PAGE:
Does Iran want to be a pariah?

As Ahmadinejad heads for the U.S., he and Iran's other hard-liners seem bent on increasing their nation's isolation

Published September 22, 2009 10:20AM (EDT)

Iran's President Mahmoud Ahmadinejad speaks before Friday prayers in Tehran September 18, 2009.
Iran's President Mahmoud Ahmadinejad speaks before Friday prayers in Tehran September 18, 2009.

Iran's hard-liners are pushing their country into a dangerous and perhaps crippling isolation that could, if Tehran continues on this path, eventually make it another North Korea. Having damaged their legitimacy at home with a stolen election, which is still being actively protested in the streets months later, Supreme Leader Ali Khamenei and President Mahmoud Ahmadinejad are thumbing their noses at the international community. The regime is adamant that it will make no concessions in regard to its nuclear research program, even in the face of a threat of increased United Nations sanctions. And Ahmadinejad, on the cusp of his trip to New York this week to speak to the U.N. General Assembly, has veered even deeper into a David Duke-like rhetoric about the Holocaust and the role of Jews in history.

Iran's inflation rate is still over 20 percent. Oil prices have been down this year. Unemployment and underemployment are alleged by regime critics to be massive. The country lacks refining capacity and imports 40 percent of its gasoline, producing occasional rationing. Oil and gas majors such as Royal Dutch Shell and Total S.A. have been scared off from developing Iran's enormous natural gas fields by the threat of U.S. sanctions. The country has been rocked by massive demonstrations by protesters who insist that the June presidential elections were stolen. On Friday, thousands of protesters came into the streets of the capital and of other cities for yet more anti-Ahmadinejad rallies. Although a recent poll suggests that the president has the support of some 60 percent of Iranians, the poll was conducted from abroad by telephone and likely its results were skewed by fear of reprisals on the part of respondents.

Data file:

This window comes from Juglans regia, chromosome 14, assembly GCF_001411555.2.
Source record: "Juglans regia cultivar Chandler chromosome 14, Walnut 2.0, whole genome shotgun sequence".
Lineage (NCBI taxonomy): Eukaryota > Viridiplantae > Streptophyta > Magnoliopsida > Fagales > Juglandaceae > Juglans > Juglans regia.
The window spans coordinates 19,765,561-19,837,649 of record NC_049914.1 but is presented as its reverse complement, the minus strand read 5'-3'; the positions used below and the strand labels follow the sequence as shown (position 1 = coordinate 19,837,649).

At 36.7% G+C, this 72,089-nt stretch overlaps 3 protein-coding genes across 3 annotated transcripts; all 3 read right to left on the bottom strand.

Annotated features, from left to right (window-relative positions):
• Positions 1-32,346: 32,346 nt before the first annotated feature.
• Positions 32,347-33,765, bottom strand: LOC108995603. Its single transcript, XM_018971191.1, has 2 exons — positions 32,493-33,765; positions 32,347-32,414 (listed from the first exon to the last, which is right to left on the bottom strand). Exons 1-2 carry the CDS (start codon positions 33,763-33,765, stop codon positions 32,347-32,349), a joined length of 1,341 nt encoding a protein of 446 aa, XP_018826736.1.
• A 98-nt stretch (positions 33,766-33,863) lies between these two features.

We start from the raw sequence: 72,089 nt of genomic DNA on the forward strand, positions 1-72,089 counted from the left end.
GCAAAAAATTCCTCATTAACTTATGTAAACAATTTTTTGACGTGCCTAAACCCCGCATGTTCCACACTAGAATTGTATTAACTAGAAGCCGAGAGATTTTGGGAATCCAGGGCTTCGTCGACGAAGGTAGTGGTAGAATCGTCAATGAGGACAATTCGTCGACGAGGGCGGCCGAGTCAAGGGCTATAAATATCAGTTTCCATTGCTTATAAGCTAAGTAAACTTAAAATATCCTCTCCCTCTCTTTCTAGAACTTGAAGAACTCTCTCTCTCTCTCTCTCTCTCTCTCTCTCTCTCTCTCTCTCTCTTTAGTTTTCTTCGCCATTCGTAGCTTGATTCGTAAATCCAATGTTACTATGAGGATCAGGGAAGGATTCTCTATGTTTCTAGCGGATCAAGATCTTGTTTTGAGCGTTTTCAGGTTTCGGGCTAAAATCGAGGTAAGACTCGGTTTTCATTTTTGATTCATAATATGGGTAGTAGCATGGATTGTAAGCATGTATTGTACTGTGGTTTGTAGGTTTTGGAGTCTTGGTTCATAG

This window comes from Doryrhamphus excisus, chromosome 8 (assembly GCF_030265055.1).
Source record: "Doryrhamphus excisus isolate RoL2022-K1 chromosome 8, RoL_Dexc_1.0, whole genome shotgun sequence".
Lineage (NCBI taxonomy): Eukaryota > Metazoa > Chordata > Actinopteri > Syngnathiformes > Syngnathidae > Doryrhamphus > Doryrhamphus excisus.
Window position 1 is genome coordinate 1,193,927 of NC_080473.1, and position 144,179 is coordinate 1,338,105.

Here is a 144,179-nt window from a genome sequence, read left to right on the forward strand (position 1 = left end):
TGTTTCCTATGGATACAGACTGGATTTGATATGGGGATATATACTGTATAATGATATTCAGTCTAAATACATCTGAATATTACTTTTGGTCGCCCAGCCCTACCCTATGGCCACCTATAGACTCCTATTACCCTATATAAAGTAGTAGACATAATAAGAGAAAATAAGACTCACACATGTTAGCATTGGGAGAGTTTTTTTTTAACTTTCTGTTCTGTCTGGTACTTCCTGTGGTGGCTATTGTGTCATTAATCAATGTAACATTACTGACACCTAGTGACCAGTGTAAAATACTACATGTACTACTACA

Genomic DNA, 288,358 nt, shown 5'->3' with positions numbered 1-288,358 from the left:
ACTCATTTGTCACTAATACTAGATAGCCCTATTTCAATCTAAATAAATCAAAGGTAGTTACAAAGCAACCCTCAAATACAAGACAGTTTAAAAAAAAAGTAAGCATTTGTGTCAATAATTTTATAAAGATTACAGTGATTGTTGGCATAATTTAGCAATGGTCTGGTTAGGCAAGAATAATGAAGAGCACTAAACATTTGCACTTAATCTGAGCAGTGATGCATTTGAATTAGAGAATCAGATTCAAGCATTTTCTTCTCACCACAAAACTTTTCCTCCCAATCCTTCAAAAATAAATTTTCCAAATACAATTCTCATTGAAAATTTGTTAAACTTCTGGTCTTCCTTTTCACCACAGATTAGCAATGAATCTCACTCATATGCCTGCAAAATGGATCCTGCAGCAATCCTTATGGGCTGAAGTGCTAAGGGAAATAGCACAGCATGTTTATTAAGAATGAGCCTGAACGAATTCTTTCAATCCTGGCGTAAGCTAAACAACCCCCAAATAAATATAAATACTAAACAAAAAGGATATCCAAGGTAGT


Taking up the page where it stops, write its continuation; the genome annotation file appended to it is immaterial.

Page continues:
Abroad, the president made himself an international laughingstock with his questioning of the full extent of the Holocaust and his expressed conviction that the "Zionist state" in Israel will collapse (widely misinterpreted in the West as a threat to "wipe Israel off the map"). There is increasingly severe talk by Secretary of State Hillary Clinton and German Chancellor Angela Merkel of ratcheting up sanctions, over Iran's insufficient cooperation with the International Atomic Energy Agency, especially with regard to its missile development programs.

Given its economic woes and the box in which the international community has placed its development prospects, you would think the Iranian government would be eager for the direct talks with the United States that are being proffered for the first time in years by the Obama administration, and would go into them trying to make a good impression. Instead, Ahmadinejad gave a major speech on Friday, Jerusalem Day, an annual event devoted to Palestinian solidarity, in which he ventured still deeper into Holocaust denial and further harmed his government's credibility. He called the Holocaust, which he characterized as a mere pretext for Zionist expropriation of Palestine and expulsion of the Palestinians, a "lie" and a "fable."

In preparation for renewed direct talks with the five permanent members of the U.N. Security Council plus Germany, Iran had released in September a non-document that did not so much as even mention the main point of contention, its nuclear research program. In an interview with NBC News on Thursday, Ahmadinejad replied to a question about whether Iran was prepared to be flexible on its nuclear program, saying, "If you are talking about the enrichment of uranium for peaceful purposes, this will never be closed down here in Iran."